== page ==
We ALL need to make changes, for the effects extend to the ends of the earth.
After 4 trips to the island and 5 long years working nights and weekends, we are almost done! It has been a long road and there are many who have helped us along the way. We’ve received grants and other support from Pacific Islanders in Communications, ITVS, The Ford Foundation, and The Princess Grace Foundation - USA. This film could have not been made without the funds and support of the Corporation for Public Broadcasting. As such, we will be proudly submitting the film to PBS for national broadcast once it is complete.
In 2015 we partnered with Kartemquin Films to help us finish the film. Kartemquin is a not-for-profit collaborative center for documentary media makers who seek to foster a more engaged and empowered society. Known for producing Hoop Dreams and The Interrupters among over 50 other documentaries, Kartemquin has won almost every available prize for documentary filmmaking, including multiple Emmy, Peabody and DGA awards, and an Oscar nomination.
In 2016 we were invited to the Hot Docs Pitch Forum in Toronto, Canada to pitch the film to a table full of international networks. We got a great response, some good press, and a lot of broadcasters were interested! We have been building steam and are set to finish the film by the end of this year. Here is our rough completion timeline:
- In September 2017 we will complete a polished draft of the film and will begin submitting it to film festivals and television broadcasters.
- By December 2017 we will use the funds from this campaign to finalize the film for distribution.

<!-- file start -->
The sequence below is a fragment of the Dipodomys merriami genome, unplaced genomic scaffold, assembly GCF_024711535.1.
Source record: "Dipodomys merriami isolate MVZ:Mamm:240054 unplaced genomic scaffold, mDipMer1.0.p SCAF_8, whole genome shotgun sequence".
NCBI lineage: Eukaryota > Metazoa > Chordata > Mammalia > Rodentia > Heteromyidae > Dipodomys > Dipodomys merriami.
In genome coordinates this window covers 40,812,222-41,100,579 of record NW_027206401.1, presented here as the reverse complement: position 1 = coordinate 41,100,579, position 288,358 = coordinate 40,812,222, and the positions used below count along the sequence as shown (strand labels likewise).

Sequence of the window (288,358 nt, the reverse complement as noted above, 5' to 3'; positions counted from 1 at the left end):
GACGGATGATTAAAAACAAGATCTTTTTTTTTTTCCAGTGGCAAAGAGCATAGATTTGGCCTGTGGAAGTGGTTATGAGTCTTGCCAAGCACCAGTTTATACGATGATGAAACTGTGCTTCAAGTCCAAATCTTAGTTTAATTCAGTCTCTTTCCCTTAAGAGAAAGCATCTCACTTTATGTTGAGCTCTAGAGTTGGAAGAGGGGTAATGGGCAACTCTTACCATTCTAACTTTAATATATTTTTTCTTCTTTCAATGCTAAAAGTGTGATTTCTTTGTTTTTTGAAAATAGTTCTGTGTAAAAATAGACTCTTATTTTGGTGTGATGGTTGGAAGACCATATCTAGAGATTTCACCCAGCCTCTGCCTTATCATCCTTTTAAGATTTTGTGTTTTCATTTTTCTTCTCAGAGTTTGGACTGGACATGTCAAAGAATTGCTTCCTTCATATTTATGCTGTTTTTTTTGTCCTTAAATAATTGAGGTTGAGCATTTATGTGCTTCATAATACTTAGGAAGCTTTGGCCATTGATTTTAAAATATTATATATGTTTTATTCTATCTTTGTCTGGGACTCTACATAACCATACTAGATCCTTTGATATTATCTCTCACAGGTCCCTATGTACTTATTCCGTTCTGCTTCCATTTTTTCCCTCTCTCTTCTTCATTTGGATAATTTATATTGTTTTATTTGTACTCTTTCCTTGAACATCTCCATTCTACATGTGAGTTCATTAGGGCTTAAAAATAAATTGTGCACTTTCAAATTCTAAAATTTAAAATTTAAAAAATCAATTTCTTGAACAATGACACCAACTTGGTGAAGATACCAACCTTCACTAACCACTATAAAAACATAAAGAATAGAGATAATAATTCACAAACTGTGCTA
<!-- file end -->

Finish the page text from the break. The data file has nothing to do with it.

WHY WE NEED YOUR HELP
We are raising these funds to finalize the film. This is an expensive process to make our footage look and sound its best and an essential step that needs to happen before the film can play at festivals or on television. If we meet our fundraising goal, the funds will ensure that the film reaches a broad audience, and that is why we have waited until now to ask for your help.
WHAT HAPPENS IF WE SURPASS OUR GOAL:
Today, more than ever before, we need to stop just talking and start making real changes for our environment. We believe the more people who see others taking action, the more motivated we will all become to make changes in our own lives, in our communities, for our world. This film is one such inspiring message — seek solutions unique to your own community, work hard every day to implement them, and the effects will ripple outward.
The more funds we raise, the faster and further we can spread this message. If we surpass our goal, we will use the funds to hire our editor for more hours to help us complete the film sooner. We will submit the film to more festivals and will build a bigger outreach campaign, taking the film to more cities for screenings and live discussions with some of the characters.
In addition to downloads of the completed film we're also offering several Kickstarter-only rewards including a few items sent directly from Easter Island!
POSTCARD - $15
T-SHIRTS - $75
RECYCLED PLASTIC MOAI STATUE - $100
ART PRINTS - $250
Risks and challenges
Independent film can be unpredictable and throughout the five-year journey of making this film we've encountered our fair share of ups and downs. Thankfully we've already completed the most difficult part — shooting the film, and we're now working with a team in post-production who have decades of experience with finishing and releasing films.
Unforeseen circumstances might delay some of the rewards being sent from Easter Island. If that happens we promise to be upfront in our communications with you so everyone understands why any delays might occur and when we expect to ship out specific rewards.Learn about accountability on Kickstarter